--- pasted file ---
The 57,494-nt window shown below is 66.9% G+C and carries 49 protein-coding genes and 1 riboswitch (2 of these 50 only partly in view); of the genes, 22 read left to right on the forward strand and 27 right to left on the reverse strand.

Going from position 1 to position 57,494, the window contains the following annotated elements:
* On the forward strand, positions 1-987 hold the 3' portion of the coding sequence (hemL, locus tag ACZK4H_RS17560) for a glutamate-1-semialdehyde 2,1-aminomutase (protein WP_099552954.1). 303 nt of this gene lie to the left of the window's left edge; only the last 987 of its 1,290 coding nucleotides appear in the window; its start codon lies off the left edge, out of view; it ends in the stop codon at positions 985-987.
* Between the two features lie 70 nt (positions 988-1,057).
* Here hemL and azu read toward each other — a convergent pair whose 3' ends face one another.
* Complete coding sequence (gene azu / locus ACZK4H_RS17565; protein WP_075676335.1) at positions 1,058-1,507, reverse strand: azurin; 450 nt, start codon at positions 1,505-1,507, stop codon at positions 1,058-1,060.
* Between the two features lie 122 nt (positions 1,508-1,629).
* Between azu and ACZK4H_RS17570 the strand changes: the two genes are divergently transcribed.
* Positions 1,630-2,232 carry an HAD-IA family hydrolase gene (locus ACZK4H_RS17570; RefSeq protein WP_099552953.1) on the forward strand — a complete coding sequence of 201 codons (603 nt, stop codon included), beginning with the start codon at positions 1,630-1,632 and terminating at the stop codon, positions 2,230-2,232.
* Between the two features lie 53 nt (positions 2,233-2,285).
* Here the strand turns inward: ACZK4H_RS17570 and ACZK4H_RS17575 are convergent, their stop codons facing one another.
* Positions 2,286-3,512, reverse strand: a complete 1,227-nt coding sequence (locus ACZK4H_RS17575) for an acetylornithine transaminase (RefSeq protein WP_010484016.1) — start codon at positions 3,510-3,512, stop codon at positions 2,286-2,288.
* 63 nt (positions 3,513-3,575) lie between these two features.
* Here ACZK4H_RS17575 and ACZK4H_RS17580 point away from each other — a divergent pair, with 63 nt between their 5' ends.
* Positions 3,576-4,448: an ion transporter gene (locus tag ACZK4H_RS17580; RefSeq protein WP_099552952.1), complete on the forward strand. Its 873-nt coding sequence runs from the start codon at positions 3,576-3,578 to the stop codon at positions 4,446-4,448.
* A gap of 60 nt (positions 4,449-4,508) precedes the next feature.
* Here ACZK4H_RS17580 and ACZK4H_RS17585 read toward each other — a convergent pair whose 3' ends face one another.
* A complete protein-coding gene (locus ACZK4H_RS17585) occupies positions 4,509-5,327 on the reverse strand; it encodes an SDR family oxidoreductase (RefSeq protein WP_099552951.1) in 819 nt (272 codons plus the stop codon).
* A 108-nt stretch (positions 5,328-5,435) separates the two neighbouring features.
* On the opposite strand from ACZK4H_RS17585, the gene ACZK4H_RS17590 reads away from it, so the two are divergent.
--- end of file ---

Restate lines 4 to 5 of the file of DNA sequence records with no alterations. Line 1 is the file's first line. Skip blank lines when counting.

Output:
* Between the two features lie 70 nt (positions 988-1,057).
* Here hemL and azu read toward each other — a convergent pair whose 3' ends face one another.